At the base of the Château Frontenac, Quebec City’s Terrasse Dufferin promenade looks out across the St Lawrence River from its clifftop perch atop Cap Diamant. Named after Lord Dufferin, who was Canada’s governor between 1872 and 1878, come in summertime when green and white-topped gazebos fill the 425-meter-long boardwalk and street performers entertain. Time your visit for the early evening, and you’ll also get to see the sun set over the Laurentian Mountains to the north. In winter, Dufferin Terrasse is especially popular for its Les Glissades de la Terrasse toboggan run, which wooshes people up to 60 mph down an 82-meter slide.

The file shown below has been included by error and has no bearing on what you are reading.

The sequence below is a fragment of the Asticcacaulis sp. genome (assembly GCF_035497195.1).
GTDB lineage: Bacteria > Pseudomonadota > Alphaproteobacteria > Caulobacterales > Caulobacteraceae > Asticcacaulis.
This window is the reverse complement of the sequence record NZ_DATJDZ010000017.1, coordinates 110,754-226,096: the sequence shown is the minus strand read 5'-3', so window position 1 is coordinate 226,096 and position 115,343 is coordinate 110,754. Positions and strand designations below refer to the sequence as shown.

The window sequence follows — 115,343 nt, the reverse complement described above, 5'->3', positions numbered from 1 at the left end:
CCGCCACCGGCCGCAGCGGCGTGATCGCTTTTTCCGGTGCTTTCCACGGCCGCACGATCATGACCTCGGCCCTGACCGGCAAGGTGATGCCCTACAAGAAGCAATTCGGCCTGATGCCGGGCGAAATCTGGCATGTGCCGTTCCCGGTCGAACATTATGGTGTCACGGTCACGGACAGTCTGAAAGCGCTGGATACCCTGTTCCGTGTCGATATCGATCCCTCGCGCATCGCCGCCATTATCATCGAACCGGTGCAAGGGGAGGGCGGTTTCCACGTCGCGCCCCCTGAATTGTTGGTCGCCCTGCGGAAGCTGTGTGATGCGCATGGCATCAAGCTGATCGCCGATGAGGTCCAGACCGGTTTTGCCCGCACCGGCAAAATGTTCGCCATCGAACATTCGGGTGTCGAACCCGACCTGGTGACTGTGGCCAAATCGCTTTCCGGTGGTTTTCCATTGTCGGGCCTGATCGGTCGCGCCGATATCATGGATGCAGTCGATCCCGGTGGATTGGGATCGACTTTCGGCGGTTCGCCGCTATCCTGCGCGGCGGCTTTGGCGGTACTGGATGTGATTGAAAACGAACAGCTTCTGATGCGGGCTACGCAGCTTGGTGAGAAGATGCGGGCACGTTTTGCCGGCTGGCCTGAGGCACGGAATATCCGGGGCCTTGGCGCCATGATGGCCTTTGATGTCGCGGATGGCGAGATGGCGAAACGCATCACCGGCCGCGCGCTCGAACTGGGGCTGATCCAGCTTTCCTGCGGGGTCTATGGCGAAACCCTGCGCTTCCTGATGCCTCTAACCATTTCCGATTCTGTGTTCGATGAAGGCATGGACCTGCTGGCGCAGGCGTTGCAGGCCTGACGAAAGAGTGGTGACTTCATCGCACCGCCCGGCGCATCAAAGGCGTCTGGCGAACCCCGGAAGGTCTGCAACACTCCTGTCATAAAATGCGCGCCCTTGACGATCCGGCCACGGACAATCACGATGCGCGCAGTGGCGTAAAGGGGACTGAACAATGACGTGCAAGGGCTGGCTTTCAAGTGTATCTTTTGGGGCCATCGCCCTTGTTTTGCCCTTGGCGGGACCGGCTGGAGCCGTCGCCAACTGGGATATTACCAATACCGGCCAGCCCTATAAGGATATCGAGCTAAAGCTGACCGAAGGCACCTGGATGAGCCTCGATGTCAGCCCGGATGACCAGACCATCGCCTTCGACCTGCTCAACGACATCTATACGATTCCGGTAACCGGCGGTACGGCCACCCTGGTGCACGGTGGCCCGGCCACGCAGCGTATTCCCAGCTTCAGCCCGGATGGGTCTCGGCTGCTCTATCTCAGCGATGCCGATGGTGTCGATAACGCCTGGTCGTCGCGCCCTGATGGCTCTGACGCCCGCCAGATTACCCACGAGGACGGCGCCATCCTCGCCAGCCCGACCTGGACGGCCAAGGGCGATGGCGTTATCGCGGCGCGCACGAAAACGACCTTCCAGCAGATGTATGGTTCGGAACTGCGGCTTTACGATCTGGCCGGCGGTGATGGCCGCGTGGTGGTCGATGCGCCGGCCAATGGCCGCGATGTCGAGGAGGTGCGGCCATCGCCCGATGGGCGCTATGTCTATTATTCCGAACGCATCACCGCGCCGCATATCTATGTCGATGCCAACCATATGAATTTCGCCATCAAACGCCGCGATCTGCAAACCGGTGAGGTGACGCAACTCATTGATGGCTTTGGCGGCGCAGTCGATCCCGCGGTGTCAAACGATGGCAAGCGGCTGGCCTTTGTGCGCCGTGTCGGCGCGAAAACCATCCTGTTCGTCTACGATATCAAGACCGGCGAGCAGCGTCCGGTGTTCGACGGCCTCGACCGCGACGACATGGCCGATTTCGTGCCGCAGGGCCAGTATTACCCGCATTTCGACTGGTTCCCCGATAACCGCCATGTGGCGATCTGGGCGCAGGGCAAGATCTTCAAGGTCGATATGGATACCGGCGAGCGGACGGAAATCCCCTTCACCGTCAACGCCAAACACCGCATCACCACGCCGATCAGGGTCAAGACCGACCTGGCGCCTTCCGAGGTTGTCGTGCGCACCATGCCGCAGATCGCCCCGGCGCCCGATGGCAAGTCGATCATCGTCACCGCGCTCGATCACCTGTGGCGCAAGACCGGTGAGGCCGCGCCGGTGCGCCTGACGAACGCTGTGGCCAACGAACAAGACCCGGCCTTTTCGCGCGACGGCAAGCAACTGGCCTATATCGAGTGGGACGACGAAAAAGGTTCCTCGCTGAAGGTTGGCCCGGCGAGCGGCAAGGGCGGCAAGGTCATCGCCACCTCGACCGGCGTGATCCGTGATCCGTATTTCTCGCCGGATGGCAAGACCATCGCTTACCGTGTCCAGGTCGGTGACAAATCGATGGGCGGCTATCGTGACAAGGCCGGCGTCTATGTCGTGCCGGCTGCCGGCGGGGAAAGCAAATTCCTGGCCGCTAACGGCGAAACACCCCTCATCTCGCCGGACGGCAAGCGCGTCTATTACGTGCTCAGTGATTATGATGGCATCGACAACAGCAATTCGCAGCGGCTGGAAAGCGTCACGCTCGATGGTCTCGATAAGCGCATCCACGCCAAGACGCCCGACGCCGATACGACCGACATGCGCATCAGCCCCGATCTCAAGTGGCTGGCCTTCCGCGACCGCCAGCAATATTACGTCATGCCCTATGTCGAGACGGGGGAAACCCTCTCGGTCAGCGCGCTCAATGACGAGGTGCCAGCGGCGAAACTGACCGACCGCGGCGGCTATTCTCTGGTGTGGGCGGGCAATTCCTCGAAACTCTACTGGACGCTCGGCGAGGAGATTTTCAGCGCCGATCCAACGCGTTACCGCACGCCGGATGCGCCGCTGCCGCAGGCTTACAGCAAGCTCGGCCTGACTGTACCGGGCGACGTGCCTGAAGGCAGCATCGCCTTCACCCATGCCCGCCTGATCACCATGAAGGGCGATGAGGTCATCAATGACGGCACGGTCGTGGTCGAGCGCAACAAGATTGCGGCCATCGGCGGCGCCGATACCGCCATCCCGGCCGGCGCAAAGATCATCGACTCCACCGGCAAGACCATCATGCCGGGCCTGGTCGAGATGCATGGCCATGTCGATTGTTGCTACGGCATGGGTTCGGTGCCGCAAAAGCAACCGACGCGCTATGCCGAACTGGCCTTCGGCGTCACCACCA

Just underneath Terrasse Dufferin, by the statue of Samuel de Champlain, you can visit the archaeological site of Champlain’s second fort which dates back to 1620. The residence and base of power for French, and later British, governors for over two centuries, excavations from the 17th-century fort and surrounding chateaus between 2005-2007 have revealed plenty of wine bottles, giving an insight into the hedonistic lifestyles of some of Quebec’s first governors.
Just above Terrasse Dufferin, Jardin des Gouverneurs is another popular visit. In the center of the lawn, look out for the 50-foot-tall Wolfe-Montcalm Monument which commemorates the 1759 Battle of the Plains of Abraham.